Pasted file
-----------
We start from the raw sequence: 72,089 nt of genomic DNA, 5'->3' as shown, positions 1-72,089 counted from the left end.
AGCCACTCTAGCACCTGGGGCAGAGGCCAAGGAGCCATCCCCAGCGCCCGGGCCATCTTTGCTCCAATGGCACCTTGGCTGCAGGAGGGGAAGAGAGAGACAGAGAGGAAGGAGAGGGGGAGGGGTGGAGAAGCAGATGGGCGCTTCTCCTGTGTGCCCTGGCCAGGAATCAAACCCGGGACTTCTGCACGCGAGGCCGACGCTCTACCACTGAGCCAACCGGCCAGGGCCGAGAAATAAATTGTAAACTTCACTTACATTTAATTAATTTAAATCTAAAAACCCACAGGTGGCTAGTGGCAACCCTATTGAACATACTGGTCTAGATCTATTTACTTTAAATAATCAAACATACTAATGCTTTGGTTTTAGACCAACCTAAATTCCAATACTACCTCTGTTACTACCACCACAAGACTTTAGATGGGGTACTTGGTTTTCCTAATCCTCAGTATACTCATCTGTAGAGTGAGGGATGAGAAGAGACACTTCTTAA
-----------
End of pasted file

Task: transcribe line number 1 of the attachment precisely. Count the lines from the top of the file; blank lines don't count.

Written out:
We start from the raw sequence: 72,089 nt of genomic DNA, 5'->3' as shown, positions 1-72,089 counted from the left end.